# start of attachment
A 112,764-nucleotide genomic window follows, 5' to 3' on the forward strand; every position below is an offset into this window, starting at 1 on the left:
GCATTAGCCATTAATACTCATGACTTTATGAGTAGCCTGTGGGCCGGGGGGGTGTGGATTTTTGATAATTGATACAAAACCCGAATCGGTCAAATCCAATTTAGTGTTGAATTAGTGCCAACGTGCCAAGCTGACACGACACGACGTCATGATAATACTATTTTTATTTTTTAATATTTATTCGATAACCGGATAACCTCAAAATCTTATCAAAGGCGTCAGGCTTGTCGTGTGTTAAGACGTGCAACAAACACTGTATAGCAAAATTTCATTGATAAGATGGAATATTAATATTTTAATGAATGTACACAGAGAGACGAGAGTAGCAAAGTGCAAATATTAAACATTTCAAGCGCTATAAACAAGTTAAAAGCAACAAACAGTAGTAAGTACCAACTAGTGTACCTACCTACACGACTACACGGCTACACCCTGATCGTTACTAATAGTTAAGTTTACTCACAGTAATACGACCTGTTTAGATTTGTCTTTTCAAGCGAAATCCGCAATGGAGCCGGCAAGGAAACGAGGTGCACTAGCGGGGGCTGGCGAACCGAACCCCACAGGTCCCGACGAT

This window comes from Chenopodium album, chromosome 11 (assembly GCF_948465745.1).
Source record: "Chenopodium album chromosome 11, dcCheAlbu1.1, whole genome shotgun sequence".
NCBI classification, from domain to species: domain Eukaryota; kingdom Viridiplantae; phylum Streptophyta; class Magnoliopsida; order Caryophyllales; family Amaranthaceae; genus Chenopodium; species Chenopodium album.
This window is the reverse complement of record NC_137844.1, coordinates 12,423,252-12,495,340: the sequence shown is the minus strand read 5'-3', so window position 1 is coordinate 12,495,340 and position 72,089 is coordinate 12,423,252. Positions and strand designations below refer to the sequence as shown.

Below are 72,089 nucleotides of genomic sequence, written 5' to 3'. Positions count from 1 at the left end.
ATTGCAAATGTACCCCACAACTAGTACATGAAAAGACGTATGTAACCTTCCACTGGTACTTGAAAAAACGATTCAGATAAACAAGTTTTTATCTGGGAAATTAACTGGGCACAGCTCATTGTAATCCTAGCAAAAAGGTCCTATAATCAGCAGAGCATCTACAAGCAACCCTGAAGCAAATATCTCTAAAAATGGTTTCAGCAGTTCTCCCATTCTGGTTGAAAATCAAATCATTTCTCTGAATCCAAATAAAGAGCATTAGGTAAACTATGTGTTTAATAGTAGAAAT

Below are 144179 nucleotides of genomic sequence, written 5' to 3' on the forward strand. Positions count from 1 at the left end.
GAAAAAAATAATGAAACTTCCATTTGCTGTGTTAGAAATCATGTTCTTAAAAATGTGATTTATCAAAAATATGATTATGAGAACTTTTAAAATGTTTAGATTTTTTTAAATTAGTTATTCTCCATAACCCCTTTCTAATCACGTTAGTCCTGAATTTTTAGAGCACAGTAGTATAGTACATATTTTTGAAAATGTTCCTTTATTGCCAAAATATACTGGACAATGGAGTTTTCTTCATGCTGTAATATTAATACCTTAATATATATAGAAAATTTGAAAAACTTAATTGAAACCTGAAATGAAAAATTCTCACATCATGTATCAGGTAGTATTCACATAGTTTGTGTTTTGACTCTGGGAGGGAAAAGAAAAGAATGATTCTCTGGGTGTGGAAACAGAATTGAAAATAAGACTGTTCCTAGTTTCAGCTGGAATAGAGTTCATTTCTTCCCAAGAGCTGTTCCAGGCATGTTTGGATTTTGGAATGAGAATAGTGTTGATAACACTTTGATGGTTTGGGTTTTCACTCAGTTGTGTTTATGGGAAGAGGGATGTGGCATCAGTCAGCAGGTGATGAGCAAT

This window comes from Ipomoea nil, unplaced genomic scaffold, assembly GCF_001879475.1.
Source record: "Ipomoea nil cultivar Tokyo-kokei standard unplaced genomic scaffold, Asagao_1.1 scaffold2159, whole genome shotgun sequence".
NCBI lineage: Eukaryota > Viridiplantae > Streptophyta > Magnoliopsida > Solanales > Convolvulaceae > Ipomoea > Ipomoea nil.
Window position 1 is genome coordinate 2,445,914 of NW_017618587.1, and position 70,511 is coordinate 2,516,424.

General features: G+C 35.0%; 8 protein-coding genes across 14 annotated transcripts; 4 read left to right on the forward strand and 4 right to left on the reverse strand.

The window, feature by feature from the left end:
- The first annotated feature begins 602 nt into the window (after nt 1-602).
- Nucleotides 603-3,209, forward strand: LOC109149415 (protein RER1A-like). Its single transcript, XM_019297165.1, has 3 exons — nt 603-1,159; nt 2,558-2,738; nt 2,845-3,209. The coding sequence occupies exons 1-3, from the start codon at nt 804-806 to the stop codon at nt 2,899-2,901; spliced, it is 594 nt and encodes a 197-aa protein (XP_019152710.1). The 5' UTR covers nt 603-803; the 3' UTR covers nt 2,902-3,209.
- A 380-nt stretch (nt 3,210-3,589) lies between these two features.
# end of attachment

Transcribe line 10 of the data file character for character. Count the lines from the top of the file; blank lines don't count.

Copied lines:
GAAAAAAATAATGAAACTTCCATTTGCTGTGTTAGAAATCATGTTCTTAAAAATGTGATTTATCAAAAATATGATTATGAGAACTTTTAAAATGTTTAGATTTTTTTAAATTAGTTATTCTCCATAACCCCTTTCTAATCACGTTAGTCCTGAATTTTTAGAGCACAGTAGTATAGTACATATTTTTGAAAATGTTCCTTTATTGCCAAAATATACTGGACAATGGAGTTTTCTTCATGCTGTAATATTAATACCTTAATATATATAGAAAATTTGAAAAACTTAATTGAAACCTGAAATGAAAAATTCTCACATCATGTATCAGGTAGTATTCACATAGTTTGTGTTTTGACTCTGGGAGGGAAAAGAAAAGAATGATTCTCTGGGTGTGGAAACAGAATTGAAAATAAGACTGTTCCTAGTTTCAGCTGGAATAGAGTTCATTTCTTCCCAAGAGCTGTTCCAGGCATGTTTGGATTTTGGAATGAGAATAGTGTTGATAACACTTTGATGGTTTGGGTTTTCACTCAGTTGTGTTTATGGGAAGAGGGATGTGGCATCAGTCAGCAGGTGATGAGCAAT